Oats

The Western Australian oat industry generates about $200 million for the state economy each year through the production of milled (rolled) oats for human consumption and feed oats and oaten hay for livestock production.

The major markets for Australian milling oats are Mexico, North Asia, South-East Asia and South Africa.

Western Australian feed oats are well received by international markets, particularly the growing Middle Eastern and Japanese race horse industries.

WA produces about 50% of Australia's export hay – most of which is sent to the Japanese dairy industry. 

The Department of Primary Industries and Regional Development is a partner within the National Oat Breeding Program, which is responsible for breeding and developing new oat grain and hay varieties with superior quality. 

Articles

  • Determining the relative yield loss (tolerance) of commonly grown and newly released oat varieties to crown rot pathogens Fusarium pseudograminearum and F. culmorum.

  • Oat leaves showing brown blotches with surrounding yellow areas typical of septoria blotch

    Septoria avenae blotch is the most common oat disease in Western Australia. It occurs throughout the cereal growing areas, and is most severe in the high rainfall areas.

  • Oat leaves displaying water soaked appearance with red-brown longitudinal stripes typical of stripe blight

    There are two types of bacterial disease which infect oat foliage; halo (Pseudomonas syringae pv. coronafaciens) and stripe (Pseudomonas syringae pv. striafaciens) blight.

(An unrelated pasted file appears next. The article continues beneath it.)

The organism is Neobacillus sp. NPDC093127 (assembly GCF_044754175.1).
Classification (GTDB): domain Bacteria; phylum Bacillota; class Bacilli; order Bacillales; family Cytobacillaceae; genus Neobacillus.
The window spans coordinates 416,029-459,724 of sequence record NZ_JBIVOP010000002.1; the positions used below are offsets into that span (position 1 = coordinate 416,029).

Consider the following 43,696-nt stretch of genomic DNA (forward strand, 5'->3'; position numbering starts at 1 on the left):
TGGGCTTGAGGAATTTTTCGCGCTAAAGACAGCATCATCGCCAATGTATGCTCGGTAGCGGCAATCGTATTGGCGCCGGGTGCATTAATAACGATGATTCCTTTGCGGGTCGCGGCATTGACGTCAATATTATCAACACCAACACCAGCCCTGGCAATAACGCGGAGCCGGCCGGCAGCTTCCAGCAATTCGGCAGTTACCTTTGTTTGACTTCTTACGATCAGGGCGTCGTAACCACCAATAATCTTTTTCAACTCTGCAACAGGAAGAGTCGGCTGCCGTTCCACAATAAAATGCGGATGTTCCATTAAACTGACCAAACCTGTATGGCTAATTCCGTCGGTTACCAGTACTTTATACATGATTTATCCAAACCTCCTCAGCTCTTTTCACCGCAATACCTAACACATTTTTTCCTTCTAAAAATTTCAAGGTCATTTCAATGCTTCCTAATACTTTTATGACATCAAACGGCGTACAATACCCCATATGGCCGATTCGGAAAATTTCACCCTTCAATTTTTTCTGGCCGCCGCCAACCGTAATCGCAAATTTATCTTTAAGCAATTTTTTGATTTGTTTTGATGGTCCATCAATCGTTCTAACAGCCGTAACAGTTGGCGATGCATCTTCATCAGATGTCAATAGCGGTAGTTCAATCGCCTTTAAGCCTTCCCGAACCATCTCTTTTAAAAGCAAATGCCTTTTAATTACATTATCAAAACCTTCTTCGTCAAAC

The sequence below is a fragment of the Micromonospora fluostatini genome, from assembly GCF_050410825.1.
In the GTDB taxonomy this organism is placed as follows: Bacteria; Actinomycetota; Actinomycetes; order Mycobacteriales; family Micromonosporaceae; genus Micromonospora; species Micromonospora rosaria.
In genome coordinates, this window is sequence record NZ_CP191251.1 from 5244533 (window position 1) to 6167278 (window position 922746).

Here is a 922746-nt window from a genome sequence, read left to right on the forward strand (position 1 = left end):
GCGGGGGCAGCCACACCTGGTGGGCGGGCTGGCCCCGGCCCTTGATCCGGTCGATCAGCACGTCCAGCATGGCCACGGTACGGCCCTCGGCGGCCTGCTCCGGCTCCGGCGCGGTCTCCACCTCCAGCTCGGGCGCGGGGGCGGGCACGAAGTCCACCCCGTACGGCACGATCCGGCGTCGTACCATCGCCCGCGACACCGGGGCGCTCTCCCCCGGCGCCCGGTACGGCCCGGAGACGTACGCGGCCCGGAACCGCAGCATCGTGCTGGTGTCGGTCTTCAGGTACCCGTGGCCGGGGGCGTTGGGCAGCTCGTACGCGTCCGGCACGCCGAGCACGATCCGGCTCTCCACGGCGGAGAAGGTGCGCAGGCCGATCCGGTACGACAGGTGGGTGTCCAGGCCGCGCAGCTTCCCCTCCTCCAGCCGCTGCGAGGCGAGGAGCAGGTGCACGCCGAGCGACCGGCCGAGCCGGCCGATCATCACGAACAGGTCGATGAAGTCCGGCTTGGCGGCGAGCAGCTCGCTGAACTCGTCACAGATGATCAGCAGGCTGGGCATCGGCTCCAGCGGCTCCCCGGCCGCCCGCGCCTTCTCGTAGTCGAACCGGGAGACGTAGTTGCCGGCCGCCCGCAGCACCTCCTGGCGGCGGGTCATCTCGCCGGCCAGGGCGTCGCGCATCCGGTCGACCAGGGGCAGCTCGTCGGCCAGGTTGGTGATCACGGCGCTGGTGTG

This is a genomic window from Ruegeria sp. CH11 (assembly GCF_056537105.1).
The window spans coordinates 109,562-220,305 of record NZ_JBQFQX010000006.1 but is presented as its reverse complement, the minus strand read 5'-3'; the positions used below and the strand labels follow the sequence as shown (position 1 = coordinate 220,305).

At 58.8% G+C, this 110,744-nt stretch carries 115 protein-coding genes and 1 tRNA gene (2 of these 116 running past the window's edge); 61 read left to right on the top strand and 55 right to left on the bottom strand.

• Patches of pale stunted wilted plants

    Oats are very susceptible to manganese (Mn) deficiency, which produces a condition called 'grey speck'.

  • Oat plants showing symptoms of acute phosphorous deficiency including necosis moving down from old leaf tip

    Nearly all soils in Western Australia are phosphorus deficient in their natural state but the continual use of phosphorus fertiliser means acute deficiency in broadacre crops is rare, with the exce

  • Straw or brown colour spots surrounded by a yellow water-soaked halo than may resemble septoria

    There are two types of bacterial disease which infect oat foliage; halo blight (Pseudomonas syringae pv. coronafaciens) and stripe blight (Pseudomonas syringae pv.

  • CSBP oat nutrition trial showing oat crop with symptoms of potassium deficiency

    Potassium is required for photosynthesis, transport of sugars, enzyme activation and controlling water balance within plant cells.

  • Withered and split leaf tips

    Heat stress is caused by high temperatures and hot dry winds before or during flowering.

  • Smaller paler plants with fewer tillers

    Nitrogen deficiency is the most common nutrient deficiency in oats especially during cold, wet conditions and in well-drained soils in high rainfall areas.

     

  • Better growth in water gaining areas

    Spring drought refers to plant water stress from insufficient rainfall or stored soil moisture occurring between tillering to maturity. Oats show symptoms more readily than wheat and barley.

Filter by search

Filter by topic